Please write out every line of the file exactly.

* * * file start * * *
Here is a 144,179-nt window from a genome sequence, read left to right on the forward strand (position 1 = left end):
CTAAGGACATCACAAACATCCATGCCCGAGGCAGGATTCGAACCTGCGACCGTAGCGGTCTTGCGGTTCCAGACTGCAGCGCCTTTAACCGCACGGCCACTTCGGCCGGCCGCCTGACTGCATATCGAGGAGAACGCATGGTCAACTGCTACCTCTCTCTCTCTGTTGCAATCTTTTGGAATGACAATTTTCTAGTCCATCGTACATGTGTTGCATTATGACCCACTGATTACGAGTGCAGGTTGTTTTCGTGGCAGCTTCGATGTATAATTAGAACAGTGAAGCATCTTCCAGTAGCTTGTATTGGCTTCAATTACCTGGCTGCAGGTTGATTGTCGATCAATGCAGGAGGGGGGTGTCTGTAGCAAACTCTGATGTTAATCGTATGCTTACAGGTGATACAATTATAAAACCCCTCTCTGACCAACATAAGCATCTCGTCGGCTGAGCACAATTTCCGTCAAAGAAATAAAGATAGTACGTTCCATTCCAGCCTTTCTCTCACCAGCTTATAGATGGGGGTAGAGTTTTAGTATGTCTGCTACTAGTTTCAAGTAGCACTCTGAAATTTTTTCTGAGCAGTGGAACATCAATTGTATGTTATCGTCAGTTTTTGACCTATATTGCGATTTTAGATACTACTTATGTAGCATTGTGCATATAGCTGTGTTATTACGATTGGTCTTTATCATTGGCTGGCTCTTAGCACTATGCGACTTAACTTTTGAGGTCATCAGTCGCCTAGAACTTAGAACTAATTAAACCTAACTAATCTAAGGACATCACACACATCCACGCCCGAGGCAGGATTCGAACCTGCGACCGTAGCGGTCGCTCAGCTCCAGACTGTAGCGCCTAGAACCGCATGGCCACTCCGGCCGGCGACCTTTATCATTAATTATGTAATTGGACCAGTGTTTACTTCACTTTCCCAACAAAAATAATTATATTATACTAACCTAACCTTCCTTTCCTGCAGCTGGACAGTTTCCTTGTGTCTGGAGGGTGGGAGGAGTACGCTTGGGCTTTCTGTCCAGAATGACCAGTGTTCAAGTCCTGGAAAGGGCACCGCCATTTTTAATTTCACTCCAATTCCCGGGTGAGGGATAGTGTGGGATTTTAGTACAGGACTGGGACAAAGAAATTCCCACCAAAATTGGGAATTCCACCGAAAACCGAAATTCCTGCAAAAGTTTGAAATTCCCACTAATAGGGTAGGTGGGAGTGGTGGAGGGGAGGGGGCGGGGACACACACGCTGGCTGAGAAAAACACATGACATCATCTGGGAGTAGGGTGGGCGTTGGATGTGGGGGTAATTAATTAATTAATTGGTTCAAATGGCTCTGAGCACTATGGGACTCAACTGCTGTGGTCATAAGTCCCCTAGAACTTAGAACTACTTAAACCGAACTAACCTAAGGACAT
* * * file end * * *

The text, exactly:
Here is a 144,179-nt window from a genome sequence, read left to right on the forward strand (position 1 = left end):
CTAAGGACATCACAAACATCCATGCCCGAGGCAGGATTCGAACCTGCGACCGTAGCGGTCTTGCGGTTCCAGACTGCAGCGCCTTTAACCGCACGGCCACTTCGGCCGGCCGCCTGACTGCATATCGAGGAGAACGCATGGTCAACTGCTACCTCTCTCTCTCTGTTGCAATCTTTTGGAATGACAATTTTCTAGTCCATCGTACATGTGTTGCATTATGACCCACTGATTACGAGTGCAGGTTGTTTTCGTGGCAGCTTCGATGTATAATTAGAACAGTGAAGCATCTTCCAGTAGCTTGTATTGGCTTCAATTACCTGGCTGCAGGTTGATTGTCGATCAATGCAGGAGGGGGGTGTCTGTAGCAAACTCTGATGTTAATCGTATGCTTACAGGTGATACAATTATAAAACCCCTCTCTGACCAACATAAGCATCTCGTCGGCTGAGCACAATTTCCGTCAAAGAAATAAAGATAGTACGTTCCATTCCAGCCTTTCTCTCACCAGCTTATAGATGGGGGTAGAGTTTTAGTATGTCTGCTACTAGTTTCAAGTAGCACTCTGAAATTTTTTCTGAGCAGTGGAACATCAATTGTATGTTATCGTCAGTTTTTGACCTATATTGCGATTTTAGATACTACTTATGTAGCATTGTGCATATAGCTGTGTTATTACGATTGGTCTTTATCATTGGCTGGCTCTTAGCACTATGCGACTTAACTTTTGAGGTCATCAGTCGCCTAGAACTTAGAACTAATTAAACCTAACTAATCTAAGGACATCACACACATCCACGCCCGAGGCAGGATTCGAACCTGCGACCGTAGCGGTCGCTCAGCTCCAGACTGTAGCGCCTAGAACCGCATGGCCACTCCGGCCGGCGACCTTTATCATTAATTATGTAATTGGACCAGTGTTTACTTCACTTTCCCAACAAAAATAATTATATTATACTAACCTAACCTTCCTTTCCTGCAGCTGGACAGTTTCCTTGTGTCTGGAGGGTGGGAGGAGTACGCTTGGGCTTTCTGTCCAGAATGACCAGTGTTCAAGTCCTGGAAAGGGCACCGCCATTTTTAATTTCACTCCAATTCCCGGGTGAGGGATAGTGTGGGATTTTAGTACAGGACTGGGACAAAGAAATTCCCACCAAAATTGGGAATTCCACCGAAAACCGAAATTCCTGCAAAAGTTTGAAATTCCCACTAATAGGGTAGGTGGGAGTGGTGGAGGGGAGGGGGCGGGGACACACACGCTGGCTGAGAAAAACACATGACATCATCTGGGAGTAGGGTGGGCGTTGGATGTGGGGGTAATTAATTAATTAATTGGTTCAAATGGCTCTGAGCACTATGGGACTCAACTGCTGTGGTCATAAGTCCCCTAGAACTTAGAACTACTTAAACCGAACTAACCTAAGGACAT